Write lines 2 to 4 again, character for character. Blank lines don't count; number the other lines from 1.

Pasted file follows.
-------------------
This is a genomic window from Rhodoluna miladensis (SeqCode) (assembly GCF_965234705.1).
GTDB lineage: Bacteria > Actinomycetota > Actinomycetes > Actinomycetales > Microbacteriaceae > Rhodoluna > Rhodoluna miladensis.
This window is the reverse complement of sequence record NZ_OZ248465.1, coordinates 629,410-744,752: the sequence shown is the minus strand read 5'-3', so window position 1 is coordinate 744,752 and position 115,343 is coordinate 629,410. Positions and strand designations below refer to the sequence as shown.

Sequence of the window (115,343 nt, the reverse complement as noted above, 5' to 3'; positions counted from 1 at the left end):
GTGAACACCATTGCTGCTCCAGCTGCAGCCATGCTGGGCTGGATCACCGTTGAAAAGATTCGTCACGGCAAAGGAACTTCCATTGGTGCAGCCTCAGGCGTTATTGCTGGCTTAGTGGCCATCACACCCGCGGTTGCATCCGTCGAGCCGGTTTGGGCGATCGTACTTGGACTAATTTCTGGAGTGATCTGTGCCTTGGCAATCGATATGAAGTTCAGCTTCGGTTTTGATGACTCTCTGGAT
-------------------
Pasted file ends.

GTDB lineage: Bacteria > Actinomycetota > Actinomycetes > Actinomycetales > Microbacteriaceae > Rhodoluna > Rhodoluna miladensis.
This window is the reverse complement of sequence record NZ_OZ248465.1, coordinates 629,410-744,752: the sequence shown is the minus strand read 5'-3', so window position 1 is coordinate 744,752 and position 115,343 is coordinate 629,410. Positions and strand designations below refer to the sequence as shown.

Sequence of the window (115,343 nt, the reverse complement as noted above, 5' to 3'; positions counted from 1 at the left end):